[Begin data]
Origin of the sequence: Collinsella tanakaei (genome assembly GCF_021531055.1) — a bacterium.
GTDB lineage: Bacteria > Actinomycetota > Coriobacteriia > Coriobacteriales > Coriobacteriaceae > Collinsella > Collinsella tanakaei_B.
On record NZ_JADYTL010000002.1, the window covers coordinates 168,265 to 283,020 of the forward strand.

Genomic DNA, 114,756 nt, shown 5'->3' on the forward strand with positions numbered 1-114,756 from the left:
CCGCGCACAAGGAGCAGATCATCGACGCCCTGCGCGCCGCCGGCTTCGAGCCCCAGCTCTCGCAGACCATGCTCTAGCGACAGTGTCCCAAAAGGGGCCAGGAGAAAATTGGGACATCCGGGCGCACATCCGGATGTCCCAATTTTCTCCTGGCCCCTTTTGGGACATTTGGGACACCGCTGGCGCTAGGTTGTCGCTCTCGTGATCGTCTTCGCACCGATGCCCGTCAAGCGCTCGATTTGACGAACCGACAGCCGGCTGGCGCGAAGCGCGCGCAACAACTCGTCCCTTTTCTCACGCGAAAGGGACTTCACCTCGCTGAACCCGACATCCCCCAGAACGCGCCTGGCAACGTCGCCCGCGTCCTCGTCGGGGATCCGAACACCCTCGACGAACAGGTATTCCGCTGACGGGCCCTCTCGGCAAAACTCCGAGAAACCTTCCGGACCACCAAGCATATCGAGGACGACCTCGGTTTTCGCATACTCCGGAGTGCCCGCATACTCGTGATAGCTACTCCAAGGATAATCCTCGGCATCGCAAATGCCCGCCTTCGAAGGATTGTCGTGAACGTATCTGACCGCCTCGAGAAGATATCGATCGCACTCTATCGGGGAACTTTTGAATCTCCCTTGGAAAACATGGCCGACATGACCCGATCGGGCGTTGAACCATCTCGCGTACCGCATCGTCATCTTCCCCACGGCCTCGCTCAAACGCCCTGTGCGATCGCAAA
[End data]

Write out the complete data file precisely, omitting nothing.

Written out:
Origin of the sequence: Collinsella tanakaei (genome assembly GCF_021531055.1) — a bacterium.
GTDB lineage: Bacteria > Actinomycetota > Coriobacteriia > Coriobacteriales > Coriobacteriaceae > Collinsella > Collinsella tanakaei_B.
On record NZ_JADYTL010000002.1, the window covers coordinates 168,265 to 283,020 of the forward strand.

Genomic DNA, 114,756 nt, shown 5'->3' on the forward strand with positions numbered 1-114,756 from the left:
CCGCGCACAAGGAGCAGATCATCGACGCCCTGCGCGCCGCCGGCTTCGAGCCCCAGCTCTCGCAGACCATGCTCTAGCGACAGTGTCCCAAAAGGGGCCAGGAGAAAATTGGGACATCCGGGCGCACATCCGGATGTCCCAATTTTCTCCTGGCCCCTTTTGGGACATTTGGGACACCGCTGGCGCTAGGTTGTCGCTCTCGTGATCGTCTTCGCACCGATGCCCGTCAAGCGCTCGATTTGACGAACCGACAGCCGGCTGGCGCGAAGCGCGCGCAACAACTCGTCCCTTTTCTCACGCGAAAGGGACTTCACCTCGCTGAACCCGACATCCCCCAGAACGCGCCTGGCAACGTCGCCCGCGTCCTCGTCGGGGATCCGAACACCCTCGACGAACAGGTATTCCGCTGACGGGCCCTCTCGGCAAAACTCCGAGAAACCTTCCGGACCACCAAGCATATCGAGGACGACCTCGGTTTTCGCATACTCCGGAGTGCCCGCATACTCGTGATAGCTACTCCAAGGATAATCCTCGGCATCGCAAATGCCCGCCTTCGAAGGATTGTCGTGAACGTATCTGACCGCCTCGAGAAGATATCGATCGCACTCTATCGGGGAACTTTTGAATCTCCCTTGGAAAACATGGCCGACATGACCCGATCGGGCGTTGAACCATCTCGCGTACCGCATCGTCATCTTCCCCACGGCCTCGCTCAAACGCCCTGTGCGATCGCAAA